I wonder what they'll do in what looks like the increasingly likely case that they won't get an orbiter? Maybe a Buran?

  • Old news (Score:5, Interesting)

    by djupedal (584558) on Thursday April 22, 2010 @10:36PM (#31950552)
    Several cities and domestic air museums have already made their bids, etc. more than a year ago. From Disney to Evergreen, everyone wanted either an airframe or an engine. Evergreen had billboards up for more than a year that have been taken down long since.

    No one was interested when they saw the cost to transport, sanitize and decommission just one shuttle.

    So what's happening now? Lawmakers= lobbiests for the NYC tourism board begging with the expectation the tax payers will foot the bill? A shuttle wouldn't last one year exposed to the elements on the deck of the Intrepid Sea. Might as well put them on Antiques Roadshow.

    If anyone can afford it these days, it will be either Dubai or Shanghai.
  • If they set it up as well as they did the Concorde on the Pier next to the Intrepid. I was in NYC this summer and the Intrepid was one of the top highlights of the trip for me. I'll never get to fly on a Concorde - or a Space Shuttle - but at the Intrepid I could walk into and through one. While I couldn't sit in the all-first-class seating, I could at least see the inside in person. For me, that alone was worth the cost of admission. And if I could walk through a Space Shuttle, and see the controls and the loading bay, that would be worth twice that to me.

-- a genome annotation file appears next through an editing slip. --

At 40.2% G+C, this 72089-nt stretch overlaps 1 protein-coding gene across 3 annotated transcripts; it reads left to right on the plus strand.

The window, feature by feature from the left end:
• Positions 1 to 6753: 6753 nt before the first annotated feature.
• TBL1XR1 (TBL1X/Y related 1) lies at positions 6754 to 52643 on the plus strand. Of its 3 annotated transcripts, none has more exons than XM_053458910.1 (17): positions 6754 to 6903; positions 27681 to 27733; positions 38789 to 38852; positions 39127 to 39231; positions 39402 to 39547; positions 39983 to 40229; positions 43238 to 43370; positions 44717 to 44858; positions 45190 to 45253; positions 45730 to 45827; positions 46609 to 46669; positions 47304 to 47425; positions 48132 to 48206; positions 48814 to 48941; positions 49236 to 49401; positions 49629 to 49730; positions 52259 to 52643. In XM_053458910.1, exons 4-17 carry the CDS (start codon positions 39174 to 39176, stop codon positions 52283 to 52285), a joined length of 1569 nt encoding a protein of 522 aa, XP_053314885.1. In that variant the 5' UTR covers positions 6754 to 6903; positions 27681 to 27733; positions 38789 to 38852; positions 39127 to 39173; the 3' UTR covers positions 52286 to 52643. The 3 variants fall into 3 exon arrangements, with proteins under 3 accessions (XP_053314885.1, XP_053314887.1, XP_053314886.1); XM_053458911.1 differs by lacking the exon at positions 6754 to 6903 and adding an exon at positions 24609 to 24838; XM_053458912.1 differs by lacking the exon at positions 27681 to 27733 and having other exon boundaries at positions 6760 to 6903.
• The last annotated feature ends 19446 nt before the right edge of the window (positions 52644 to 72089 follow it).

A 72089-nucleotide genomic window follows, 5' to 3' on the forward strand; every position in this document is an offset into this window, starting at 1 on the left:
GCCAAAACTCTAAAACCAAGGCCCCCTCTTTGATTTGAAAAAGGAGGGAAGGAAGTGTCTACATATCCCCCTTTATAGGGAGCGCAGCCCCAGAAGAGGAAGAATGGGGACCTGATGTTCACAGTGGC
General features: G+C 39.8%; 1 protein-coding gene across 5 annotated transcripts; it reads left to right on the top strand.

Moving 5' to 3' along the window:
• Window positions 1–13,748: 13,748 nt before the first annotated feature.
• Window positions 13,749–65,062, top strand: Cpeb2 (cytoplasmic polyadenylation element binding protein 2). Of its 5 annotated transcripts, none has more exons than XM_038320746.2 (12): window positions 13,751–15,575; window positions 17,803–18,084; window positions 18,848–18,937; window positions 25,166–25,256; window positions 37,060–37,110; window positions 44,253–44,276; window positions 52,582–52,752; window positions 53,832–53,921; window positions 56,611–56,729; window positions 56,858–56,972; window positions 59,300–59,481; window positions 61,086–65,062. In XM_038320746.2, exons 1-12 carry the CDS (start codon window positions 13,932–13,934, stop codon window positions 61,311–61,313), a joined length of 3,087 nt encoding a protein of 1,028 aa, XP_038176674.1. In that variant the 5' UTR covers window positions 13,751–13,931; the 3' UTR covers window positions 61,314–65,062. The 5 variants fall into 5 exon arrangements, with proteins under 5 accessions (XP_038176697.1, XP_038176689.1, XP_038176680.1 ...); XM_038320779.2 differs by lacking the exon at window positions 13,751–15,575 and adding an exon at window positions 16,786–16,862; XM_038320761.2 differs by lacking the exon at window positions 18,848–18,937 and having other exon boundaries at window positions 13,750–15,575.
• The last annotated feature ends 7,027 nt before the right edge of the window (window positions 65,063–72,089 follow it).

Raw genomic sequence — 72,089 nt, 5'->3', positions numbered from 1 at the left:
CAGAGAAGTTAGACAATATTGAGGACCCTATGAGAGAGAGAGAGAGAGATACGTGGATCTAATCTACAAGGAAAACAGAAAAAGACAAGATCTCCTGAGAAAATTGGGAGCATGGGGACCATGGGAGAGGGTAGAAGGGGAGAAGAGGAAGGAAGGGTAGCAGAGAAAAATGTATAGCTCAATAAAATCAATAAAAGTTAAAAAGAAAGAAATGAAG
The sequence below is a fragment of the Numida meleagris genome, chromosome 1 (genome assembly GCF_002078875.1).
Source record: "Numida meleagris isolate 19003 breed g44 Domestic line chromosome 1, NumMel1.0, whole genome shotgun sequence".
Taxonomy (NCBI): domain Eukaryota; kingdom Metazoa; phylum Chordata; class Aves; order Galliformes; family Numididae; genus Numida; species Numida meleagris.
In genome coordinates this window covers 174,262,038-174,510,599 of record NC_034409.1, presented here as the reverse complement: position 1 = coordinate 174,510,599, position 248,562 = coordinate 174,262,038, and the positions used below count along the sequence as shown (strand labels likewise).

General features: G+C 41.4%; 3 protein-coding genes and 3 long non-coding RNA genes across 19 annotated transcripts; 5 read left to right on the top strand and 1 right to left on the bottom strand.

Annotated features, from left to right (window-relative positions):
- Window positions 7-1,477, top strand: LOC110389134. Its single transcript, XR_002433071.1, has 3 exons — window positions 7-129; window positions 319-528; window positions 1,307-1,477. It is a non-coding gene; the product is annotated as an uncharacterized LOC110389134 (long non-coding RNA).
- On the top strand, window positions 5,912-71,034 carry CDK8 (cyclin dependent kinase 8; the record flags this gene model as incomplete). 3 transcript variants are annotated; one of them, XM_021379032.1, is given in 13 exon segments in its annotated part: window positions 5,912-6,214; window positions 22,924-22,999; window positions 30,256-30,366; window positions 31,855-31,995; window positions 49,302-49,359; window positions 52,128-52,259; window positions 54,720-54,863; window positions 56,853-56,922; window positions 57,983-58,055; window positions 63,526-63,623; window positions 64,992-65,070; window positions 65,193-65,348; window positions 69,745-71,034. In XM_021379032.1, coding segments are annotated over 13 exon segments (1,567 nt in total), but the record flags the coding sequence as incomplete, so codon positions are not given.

The two are in the top echelon of most important aircraft of the latter half of the 20th century. I think it should be a no-brainer to put them in the same museum.

    And for those who haven't been there yet - the Concorde does not sit on the deck of the Intrepid, it is on the Pier next to it. I don't know if there is room on the Pier for a Space Shuttle, but I suspect the staff there would find room for something of that importance.